Soldier beetles, also known as leatherwings, get their name from
the soft, clothlike wing covers, which when brightly colored are
reminiscent of uniforms. These beetles are elongate, soft-bodied
and about 1/2 inch long. Colors of soldier beetles vary from
yellow to red with brown or black wings or trim. A common and
easily spotted species is the Pennsylvania leatherwing, which is
yellow with one large black spot on each wing.
Soldier beetles resemble lightning bugs but do not have
light-producing organs. Another group of beetles that may be
confused with soldier beetles are the blister beetles, which are
pests, but blister beetles have a square-shaped head and a very
Adult females lay their eggs in clusters in the soil. The
larvae are velvety, covered with dense bristles, and have
antennalike projections on their head. Most larvae are
carnivorous, feeding on insects in the soil. Larvae overwinter
in damp soil and debris or loose bark. The adults are also
predators, eating caterpillars, eggs, aphids, and other
soft-bodied insects. They will alternatively eat nectar and
pollen if no insects are around. They do not damage plant
foliage. Adults are often found on flowers such as goldenrod,
where they lie in wait for prey, feed on pollen and mate.
Since soldier beetles are beneficial, it is inadvisable to
kill them. They may be a nuisance in the fall, if large numbers
of larvae enter a house in search of a place to overwinter. They
are also a major pest this time of year when populations
congregate around those linden trees. Weather-stripping and
caulking will pest-proof a home. A vacuum cleaner will safely
remove soldier beetles that are found inside.
Things to do
This is one of those infamous "things you could work on in
your spare time" lists. Of course the list is endless, but as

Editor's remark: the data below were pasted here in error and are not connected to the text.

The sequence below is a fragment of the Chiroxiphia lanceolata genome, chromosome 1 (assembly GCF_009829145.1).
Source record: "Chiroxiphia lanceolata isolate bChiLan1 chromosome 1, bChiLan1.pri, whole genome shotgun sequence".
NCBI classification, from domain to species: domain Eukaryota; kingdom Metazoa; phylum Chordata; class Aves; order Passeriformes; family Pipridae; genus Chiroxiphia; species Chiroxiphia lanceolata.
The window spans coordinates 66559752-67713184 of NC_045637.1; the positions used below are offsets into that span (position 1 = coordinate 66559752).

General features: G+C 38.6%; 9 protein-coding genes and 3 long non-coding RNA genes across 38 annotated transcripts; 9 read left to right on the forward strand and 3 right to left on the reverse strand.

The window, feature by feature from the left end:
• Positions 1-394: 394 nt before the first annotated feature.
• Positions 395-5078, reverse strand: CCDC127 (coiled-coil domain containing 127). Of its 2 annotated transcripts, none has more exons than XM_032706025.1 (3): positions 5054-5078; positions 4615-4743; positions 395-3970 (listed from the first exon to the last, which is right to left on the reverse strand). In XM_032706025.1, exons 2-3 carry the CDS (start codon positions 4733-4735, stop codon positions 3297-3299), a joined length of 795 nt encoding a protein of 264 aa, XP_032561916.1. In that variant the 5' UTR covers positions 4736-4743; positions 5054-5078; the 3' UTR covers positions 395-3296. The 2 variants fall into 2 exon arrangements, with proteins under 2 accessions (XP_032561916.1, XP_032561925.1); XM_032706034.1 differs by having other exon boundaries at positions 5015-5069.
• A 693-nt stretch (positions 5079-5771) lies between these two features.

time and mood allow you could work on a few of these things.
Pruning evergreens is done about the end of June. This
applies to both
broadleaf and traditional evergreens. Pine, juniper, yew,
arborvitae, spruce, holly, rhododendron, azalea, and other
evergreens should all be pruned around the end of June. This
keeps new growth from getting too rank this growing season, but
still allows new growth that does occur to harden off before the
cold month this fall and winter. Pruning can be done for shaping
or size containment.
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Check tomato plants for signs of septoria leaf blight. If you see
brown areas between the veins and along tips of leaves, especially
on the lower leaves, you may want to start a fungicide spray
program. This is the disease that has caused leaves to drop off of
plants the last couple of years, and it is present very early again
this year. Fungicides such as mancozeb, maneb, or Daconil will have
provide some control of the fungus.
Also on tomato plants, if you
haven't mulched them yet you may want to do so. The mulch evens out
soil temperature and moisture. This is a great assistance when
preventing blossom end rot on the fruits as they begin to form. You
may use straw, grass clippings, or any commercial mulch material.
Apply about four inches deep and hopefully this will help prevent
those leathery bottom tomatoes.
Keep spraying, or dusting, cucurbits and potatoes. Different
things on each, but the potato leaf hopper populations have
increased and the beetles that transmit the wilts on cucurbits are
present. Sevin and diazinon are the mainstays for these programs.
Japanese beetles are emerging. Protect your favorite roses or
apple tree with a cover spray of permethrin or Sevin liquid. They
are just starting, so keep an eye on them.
Emerald ash borer
Emerald ash borer is in Illinois. Northeastern Illinois to be
exact. This doesn't mean it isn't other places, since they didn't
know it was in Kane County for several years. If you're concerned,
go through a simple checklist. Make sure the tree you think is
infected is an ash (blue, green, black, or white). The infected tree
will have dead branches at the top and at the ends of major
branches. After a period of years, you will see the D-shaped exit
holes. There are other ash borers that have been with us, and they
have O-shaped exit holes (they aren't flat on one side). If you
suspect emerald ash borer, call the office and we can check it out.
Fulton, unit leader,
University of Illinois Extension,
Logan County Unit]